Several runners were taking a break to chug Gatorade at the Texaco on Memorial recently when two Houston Police patrol cars pulled into the parking lot. "We heard there's a runner down," said one officer. "Anybody see anything?"
      Human nature throws the first selfish thought, "Man, I'm glad it's not me." Then you wonder if it's someone you know and you hope it's a false report and something minor. We all fancy ourselves pretty healthy as we log our miles and sweat through the steam of a Houston morning. But our bodies hide mysteries that can take us down, and most of us know a fellow runner who's had a problem or even died while pursuing the sport we love.
      More... from the Houston Chronicle at:

      Body's Built-In Computer Helps Recovery From Sports Injury:
      University Park, Pa. -- Early intervention after a sports injury is essential to re-boot the body's built-in computer, which aids in stabilizing the smallest movements of muscles and joints, says the October issue of the Penn State Sports Medicine Newsletter.
      The body's computer is made up of proprioceptors, sensory receptors in the joints, tendons and muscles which provide information reinforcing a person's conscious efforts to position and monitor movement of body parts. This internal guidance system helps athletes to perform in sports and above all, to avoid injuries.
      When the human body senses a position change, proprioception triggers muscles to contract or relax to fit the situation. Some exercise scientists believe that this activation of reflexes to protect the joints from injury may be as important as the conscious actions taken by athletes to protect themselves.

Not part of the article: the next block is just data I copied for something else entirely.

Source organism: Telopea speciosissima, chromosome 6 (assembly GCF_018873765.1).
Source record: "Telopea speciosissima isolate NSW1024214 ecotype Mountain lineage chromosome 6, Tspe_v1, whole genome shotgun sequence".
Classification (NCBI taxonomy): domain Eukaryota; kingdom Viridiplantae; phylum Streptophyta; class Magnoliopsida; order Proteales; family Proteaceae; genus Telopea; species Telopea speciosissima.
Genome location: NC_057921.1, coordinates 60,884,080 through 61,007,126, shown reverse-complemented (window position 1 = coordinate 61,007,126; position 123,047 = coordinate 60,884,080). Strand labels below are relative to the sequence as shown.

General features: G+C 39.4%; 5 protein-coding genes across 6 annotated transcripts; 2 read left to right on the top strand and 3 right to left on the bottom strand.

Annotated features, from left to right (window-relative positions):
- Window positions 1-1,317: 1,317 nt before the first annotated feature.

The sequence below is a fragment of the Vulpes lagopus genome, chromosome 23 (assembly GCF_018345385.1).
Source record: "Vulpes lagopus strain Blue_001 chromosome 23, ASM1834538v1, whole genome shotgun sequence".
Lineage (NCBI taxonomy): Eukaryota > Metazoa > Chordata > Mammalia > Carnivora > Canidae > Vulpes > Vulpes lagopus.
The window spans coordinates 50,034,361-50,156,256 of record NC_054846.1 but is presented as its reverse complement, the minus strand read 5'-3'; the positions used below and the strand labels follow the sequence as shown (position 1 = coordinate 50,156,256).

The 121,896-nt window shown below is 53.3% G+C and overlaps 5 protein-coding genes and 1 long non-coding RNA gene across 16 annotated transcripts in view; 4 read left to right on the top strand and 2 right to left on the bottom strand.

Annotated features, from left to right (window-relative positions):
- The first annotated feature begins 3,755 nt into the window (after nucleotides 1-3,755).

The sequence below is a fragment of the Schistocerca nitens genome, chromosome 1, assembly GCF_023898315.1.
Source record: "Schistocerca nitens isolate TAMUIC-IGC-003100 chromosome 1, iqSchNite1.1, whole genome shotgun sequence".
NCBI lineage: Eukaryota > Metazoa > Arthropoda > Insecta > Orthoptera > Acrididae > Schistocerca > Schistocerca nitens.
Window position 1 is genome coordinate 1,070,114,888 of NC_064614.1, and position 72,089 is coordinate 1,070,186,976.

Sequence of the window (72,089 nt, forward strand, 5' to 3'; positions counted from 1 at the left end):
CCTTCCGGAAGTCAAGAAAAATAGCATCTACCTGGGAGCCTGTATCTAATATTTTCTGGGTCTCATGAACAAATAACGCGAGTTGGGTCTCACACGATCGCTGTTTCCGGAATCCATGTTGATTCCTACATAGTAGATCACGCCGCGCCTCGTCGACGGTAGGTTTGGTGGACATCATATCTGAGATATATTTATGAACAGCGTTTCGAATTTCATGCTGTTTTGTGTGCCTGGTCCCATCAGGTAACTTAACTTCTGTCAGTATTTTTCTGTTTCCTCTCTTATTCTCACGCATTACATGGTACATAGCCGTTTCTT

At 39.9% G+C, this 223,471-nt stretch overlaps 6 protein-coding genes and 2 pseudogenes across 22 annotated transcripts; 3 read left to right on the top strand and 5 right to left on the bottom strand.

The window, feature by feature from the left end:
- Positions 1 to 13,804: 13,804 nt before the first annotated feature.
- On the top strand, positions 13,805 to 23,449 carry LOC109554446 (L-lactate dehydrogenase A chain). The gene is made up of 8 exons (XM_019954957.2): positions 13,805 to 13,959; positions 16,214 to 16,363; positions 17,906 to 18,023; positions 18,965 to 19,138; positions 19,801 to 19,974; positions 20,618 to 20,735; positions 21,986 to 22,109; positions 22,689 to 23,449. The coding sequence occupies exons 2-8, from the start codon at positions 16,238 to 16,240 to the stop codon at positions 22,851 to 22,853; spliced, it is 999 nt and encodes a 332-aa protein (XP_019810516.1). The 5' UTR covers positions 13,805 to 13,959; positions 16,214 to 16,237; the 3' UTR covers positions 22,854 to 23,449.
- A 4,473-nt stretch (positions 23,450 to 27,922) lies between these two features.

More...from ScienceDaily Magazine at:

      Ongoing Events:

      September 29 - October 14, 2002:

      14th Asian Games - Busan, Korea

      September 30 - October 5, 2002:

      World Human Powered Speed Challenge - Battle Mountain, Nevada

      October 5-13, 2002:

      World Masters Games - Melbourne, Australia

      Upcoming Events:

      October 5, 2002:

      Powerman Canada - Gatineau Park, Quebec

      Glengarry Half Marathon, 10K & 5K - ON

      Fall Rhapsody Mountain Run - Gatineau, Quebec

      St. George Marathon - St. George, Utah

      Television: Muskoka Triathlon 4 PM
      Outdoor Life Network

      October 6, 2002:
      Portland Marathon - Portland, OR

      BUPA Great North Run - Newcastle, UK

      CIBC Run for the Cure - Across Canada

      Detroit Free Press/Flagstar Bank Marathon - Detroit, MI

      ITU Makuhari World Cup - Japan

      Gold Coast Half Ironman Triathlon - Australia

      Army Ten Miler - Washington, DC

      Television: Athletics -World Cup Madrid, Spain
      Midnight - 0130 AM EDT

      For more upcoming races check out the Runner's Web Races,
      Marathons and Calendars pages at:
      http://www.runnersweb.com/running.html or look at the "Coming Up"
      section on our FrontPage.

      Also check out the following site:
      This Week's Hot Links from Track and Field News at:

      For marathons only check out the Marathon Guide at:
      for a listing of both US and International Marathons.

      This Weeks Personal Postings/Releases:
      No personal postings this week.

      Television and Online Coverage:
      [Check local listings as event times are subject to change]

      USA Track and Field 2002 Elite U.S. TV Schedule

      OLN Triathlon Broadcast Schedule:
      [PDF Format]
      [2 Line URL]


      CBC Sports Schedule

      CTV Sportsnet

      Sundays @ 1P.M. EDT
      Track & Field: The Running Zone

      Runner's World VCR Alerts

      USATF summer track broadcasting listing

      "A Woman's View of the World"

      Bikes on TV.com

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      Have a good week of training and/or racing.

      Ken Parker
      Runner's Web
      runnersweb@... <mailto:runnersweb@...>